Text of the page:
Michigan is trying to hide behind the wall that separates church and state in its arbitrary decision to deny a college student state scholarship funds because her major is theology.
The student's pursuit is clearly in the academic area; she has no plans to enter the ministry or make religion her profession. In that context, the study of theology is as important a discipline as literature, history, or science.
Teresa Becker, a junior at Ave Maria College in Ypsilanti, received $1,200 in state scholarship assistance as a freshman, and $2,750 more as a sophomore. The state told her she could expect that amount again in her junior year.
But then she chose theology as her major. When the state found out, it canceled her scholarship based on a Michigan law, which state officials explained in a letter to her, stating that “students enrolled in a course of study leading to a degree in theology, divinity, or religious education are not eligible to receive an award.”
That would otherwise be a reasonable position in the ongoing effort to keep public money from supporting religious enterprises.
However, the Michigan law seems vague. If the law refuses theology majors state funds because they intend to pursue religious professions, that's grounds for denial. But that's not what the law says, and the issue has perplexed the director of the Michigan scholarship office, and prompted criticism from Republican state Sen. Jason Allen of Traverse City, who called the history of the law murky. It was established in the 1960s, yet nobody seems to understand its original purpose.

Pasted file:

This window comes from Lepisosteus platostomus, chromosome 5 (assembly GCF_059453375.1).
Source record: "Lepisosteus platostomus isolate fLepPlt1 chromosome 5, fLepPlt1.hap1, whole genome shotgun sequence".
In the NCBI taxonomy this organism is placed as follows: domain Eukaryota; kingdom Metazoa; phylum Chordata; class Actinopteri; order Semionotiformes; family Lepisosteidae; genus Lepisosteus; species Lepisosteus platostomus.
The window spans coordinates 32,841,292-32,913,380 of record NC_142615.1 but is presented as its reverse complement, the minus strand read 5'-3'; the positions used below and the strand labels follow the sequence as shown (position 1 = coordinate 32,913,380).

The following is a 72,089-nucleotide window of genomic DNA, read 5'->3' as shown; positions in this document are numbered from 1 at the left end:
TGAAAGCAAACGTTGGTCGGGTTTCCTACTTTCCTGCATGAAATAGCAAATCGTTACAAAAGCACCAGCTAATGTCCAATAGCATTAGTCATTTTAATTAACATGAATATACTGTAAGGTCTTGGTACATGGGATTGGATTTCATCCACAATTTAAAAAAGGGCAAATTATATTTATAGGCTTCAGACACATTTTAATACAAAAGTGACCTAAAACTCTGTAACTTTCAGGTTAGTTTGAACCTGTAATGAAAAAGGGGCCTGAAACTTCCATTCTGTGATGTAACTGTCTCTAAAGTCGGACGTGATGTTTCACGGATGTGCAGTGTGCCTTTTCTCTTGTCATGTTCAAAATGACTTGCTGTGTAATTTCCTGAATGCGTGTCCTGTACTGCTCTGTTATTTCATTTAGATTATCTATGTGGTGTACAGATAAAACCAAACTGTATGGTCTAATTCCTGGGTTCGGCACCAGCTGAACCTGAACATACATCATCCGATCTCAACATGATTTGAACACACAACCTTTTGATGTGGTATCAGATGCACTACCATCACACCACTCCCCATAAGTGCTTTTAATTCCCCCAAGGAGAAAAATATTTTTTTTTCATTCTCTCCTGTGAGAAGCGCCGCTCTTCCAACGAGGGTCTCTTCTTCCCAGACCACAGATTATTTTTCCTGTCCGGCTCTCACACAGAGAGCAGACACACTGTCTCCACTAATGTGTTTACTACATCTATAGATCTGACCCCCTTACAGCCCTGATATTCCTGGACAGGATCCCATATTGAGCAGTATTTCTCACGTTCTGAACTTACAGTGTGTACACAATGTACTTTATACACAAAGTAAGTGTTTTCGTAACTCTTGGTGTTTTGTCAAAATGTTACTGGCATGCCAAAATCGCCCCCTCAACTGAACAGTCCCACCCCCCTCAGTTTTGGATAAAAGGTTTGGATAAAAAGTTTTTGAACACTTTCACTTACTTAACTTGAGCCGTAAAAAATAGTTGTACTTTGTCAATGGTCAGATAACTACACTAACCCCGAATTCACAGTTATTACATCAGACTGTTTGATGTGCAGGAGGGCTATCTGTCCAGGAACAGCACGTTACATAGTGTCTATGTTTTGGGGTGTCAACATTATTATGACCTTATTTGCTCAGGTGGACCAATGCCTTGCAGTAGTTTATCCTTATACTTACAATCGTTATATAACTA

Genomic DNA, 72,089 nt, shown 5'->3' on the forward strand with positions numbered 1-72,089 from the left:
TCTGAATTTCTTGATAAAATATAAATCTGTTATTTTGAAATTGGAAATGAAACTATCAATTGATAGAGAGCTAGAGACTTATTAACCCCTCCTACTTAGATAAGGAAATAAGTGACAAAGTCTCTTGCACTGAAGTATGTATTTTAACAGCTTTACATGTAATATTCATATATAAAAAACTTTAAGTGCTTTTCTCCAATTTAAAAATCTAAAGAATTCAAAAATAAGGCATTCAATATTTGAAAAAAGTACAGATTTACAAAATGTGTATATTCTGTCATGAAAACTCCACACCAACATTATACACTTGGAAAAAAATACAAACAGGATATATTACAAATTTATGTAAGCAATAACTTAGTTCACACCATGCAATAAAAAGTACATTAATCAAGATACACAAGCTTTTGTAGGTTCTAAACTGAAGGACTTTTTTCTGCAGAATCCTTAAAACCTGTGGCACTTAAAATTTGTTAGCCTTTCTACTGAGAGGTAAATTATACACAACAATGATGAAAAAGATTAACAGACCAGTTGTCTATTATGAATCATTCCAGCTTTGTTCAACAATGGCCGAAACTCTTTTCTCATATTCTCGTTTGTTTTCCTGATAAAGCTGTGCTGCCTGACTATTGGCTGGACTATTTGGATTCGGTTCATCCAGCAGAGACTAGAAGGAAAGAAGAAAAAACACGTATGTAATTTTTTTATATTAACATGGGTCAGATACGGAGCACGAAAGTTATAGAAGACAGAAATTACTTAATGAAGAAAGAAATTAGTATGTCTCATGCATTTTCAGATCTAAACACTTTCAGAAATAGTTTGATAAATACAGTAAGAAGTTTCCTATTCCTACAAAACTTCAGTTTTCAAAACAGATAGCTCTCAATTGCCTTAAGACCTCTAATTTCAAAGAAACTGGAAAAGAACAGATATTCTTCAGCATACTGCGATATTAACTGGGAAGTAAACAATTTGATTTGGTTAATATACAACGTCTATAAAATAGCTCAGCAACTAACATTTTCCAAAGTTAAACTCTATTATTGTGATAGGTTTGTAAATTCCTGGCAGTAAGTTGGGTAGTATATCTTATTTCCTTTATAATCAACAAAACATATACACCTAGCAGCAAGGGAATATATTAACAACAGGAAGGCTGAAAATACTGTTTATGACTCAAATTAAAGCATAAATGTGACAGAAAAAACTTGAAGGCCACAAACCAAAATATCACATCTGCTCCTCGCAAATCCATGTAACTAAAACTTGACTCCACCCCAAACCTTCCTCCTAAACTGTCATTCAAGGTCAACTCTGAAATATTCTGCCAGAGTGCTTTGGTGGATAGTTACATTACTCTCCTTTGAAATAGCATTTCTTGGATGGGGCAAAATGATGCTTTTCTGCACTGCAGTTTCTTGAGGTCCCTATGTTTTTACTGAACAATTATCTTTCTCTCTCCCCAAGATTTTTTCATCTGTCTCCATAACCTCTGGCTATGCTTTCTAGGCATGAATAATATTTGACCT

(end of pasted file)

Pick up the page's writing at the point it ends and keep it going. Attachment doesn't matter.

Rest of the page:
Several states deny public funds to theology students. The state of Washington is embroiled in a similar legal case. The Washington law is narrower than Michigan's in that it seems to say that teaching religion as an academic subject is fine, but not if it's to inspire devotion.
A Washington theology student planning to be a minister sued when he was denied state funds. In Michigan, Ms. Becker, as committed as she may be to her faith, has not considered a religious career. But majoring in theology doesn't mean a student will choose a life of devotion. Many who selected theology as their undergraduate major have gone on to become attorneys, writers, teachers, and professors.
A degree in theology, like a degree in philosophy, can be invaluable no matter what career path one might choose.
The U.S. Supreme Court will decide on the Washington case next term, and its decision may influence the Michigan lawsuit. For now, the U.S. District Court in Detroit has issued a preliminary ruling in Ms. Becker's favor and told the state to put her scholarship money in escrow until there is a final ruling. The state will probably appeal.
Reasonable safeguards are appropriate. But Michigan's law is neither narrow nor clear enough to justify denying a theology major state scholarship help, especially when the pursuit is academic. If that's allowed, who's to say Michigan and other states won't one day begin to deny assistance to philosophy, psychology, or anthropology majors on the grounds that those disciplines also somehow jeopardize traditional barriers of separation.
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